When the world pays attention to Chinese journalism, it is usually for the wrong reasons. The Paris-based press freedom group, Reporters Without Borders, ranks China as the sixth most repressive media environment in the world.
Chinese reporters and the outlets they work for are routinely written off as mere government mouthpieces.
The Communist Party does maintain a tight grip in most areas, but media production in China has exploded over the past three decades, and with that has come new competition for readers, viewers and revenues. That has given rise to a new kind of investigative reporting.
News outlets have found that, like anywhere else, exposing wrongdoing and unearthing the odd scandal can be good for business. Investigative reporting in China is not without its limits or risks. But China is no longer the journalistic black hole it once was.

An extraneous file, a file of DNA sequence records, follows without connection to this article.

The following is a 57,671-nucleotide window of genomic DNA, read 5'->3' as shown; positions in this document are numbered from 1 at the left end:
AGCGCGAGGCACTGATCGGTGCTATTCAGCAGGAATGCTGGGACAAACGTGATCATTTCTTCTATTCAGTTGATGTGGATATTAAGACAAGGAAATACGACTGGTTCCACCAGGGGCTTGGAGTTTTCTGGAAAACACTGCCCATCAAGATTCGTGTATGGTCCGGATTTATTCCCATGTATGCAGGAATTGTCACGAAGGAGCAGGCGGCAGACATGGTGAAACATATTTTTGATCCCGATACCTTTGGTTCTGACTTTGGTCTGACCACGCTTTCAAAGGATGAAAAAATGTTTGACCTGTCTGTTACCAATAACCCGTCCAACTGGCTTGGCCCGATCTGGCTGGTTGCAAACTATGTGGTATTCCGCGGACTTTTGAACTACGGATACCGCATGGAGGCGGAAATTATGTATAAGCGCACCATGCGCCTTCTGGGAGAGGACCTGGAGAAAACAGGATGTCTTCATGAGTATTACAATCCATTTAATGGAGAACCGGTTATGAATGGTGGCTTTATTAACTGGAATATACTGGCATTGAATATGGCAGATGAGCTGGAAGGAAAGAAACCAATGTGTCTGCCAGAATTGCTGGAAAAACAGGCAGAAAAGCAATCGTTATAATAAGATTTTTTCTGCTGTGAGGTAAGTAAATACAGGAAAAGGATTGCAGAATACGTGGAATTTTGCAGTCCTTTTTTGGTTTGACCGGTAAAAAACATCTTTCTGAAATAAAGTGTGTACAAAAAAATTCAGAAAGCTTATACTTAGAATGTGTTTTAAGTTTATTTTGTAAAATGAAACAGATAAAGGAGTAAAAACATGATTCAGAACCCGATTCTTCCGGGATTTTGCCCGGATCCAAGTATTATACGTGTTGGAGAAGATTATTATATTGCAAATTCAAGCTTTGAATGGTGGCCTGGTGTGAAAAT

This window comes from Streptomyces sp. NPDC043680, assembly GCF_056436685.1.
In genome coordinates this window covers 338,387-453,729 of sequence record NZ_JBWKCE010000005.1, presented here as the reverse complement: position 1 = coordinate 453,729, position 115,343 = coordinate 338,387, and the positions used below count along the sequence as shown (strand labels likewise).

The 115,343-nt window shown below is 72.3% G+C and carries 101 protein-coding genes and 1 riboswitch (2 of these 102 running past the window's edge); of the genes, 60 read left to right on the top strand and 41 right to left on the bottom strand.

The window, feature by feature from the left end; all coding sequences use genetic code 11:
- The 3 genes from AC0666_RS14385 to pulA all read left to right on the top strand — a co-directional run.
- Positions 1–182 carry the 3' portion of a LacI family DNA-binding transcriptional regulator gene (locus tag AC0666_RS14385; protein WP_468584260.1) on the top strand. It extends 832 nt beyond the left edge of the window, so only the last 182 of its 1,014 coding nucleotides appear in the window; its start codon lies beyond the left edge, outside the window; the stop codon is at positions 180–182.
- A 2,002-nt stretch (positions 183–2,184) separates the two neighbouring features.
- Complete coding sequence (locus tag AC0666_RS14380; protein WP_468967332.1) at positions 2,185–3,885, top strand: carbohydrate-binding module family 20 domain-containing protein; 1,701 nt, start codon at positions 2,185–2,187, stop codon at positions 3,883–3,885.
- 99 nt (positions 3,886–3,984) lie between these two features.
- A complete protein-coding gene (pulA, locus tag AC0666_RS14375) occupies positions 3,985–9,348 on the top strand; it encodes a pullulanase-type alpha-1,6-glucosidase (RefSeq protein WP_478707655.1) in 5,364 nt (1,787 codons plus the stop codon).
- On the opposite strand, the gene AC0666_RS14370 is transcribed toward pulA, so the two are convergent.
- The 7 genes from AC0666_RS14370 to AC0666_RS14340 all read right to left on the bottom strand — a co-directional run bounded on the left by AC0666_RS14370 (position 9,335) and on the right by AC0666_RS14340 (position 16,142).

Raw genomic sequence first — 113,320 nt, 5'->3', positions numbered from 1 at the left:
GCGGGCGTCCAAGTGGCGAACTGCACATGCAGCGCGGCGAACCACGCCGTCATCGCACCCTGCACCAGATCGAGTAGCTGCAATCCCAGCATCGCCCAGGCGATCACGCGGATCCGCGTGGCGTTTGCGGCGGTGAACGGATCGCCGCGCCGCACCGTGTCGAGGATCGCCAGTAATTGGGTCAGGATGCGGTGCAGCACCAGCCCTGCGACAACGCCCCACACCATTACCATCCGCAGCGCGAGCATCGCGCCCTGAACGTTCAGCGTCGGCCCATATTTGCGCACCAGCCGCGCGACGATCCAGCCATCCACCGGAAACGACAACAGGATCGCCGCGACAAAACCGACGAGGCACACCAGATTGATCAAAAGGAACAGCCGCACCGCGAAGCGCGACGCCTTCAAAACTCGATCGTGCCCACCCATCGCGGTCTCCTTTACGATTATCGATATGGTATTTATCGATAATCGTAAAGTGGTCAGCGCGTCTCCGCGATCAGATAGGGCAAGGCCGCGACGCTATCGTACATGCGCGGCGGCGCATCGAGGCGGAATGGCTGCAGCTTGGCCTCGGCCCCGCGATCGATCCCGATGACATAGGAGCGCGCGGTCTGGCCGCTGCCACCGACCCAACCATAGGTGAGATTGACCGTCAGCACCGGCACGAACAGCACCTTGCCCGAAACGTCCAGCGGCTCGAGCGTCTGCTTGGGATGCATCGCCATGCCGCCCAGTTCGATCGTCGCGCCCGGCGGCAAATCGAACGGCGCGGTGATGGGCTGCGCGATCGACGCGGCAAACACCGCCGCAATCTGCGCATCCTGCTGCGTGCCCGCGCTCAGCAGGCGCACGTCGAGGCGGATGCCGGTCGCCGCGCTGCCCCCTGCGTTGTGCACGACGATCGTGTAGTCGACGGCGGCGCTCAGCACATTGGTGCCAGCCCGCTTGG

Listening Post’s Meenakshi Ravi looks at the grey areas, and the reporters finding ways to produce some high quality, muckraking journalism in the world's largest one-party state.
"They tolerate investigative journalism, as long as it stays within certain limits. So there's a pragmatic acceptance on behalf of the Chinese authorities that if you've got journalists who know what the rules are and editors who know what the rules are, they feel that there's a system that they can work with. But journalists also understand that if they step outside those limits then they may lose their jobs, eventually newspapers could lose their license."
Kevin Latham, a senior lecturer at the School of Oriental and African Studies (SOAS), University of London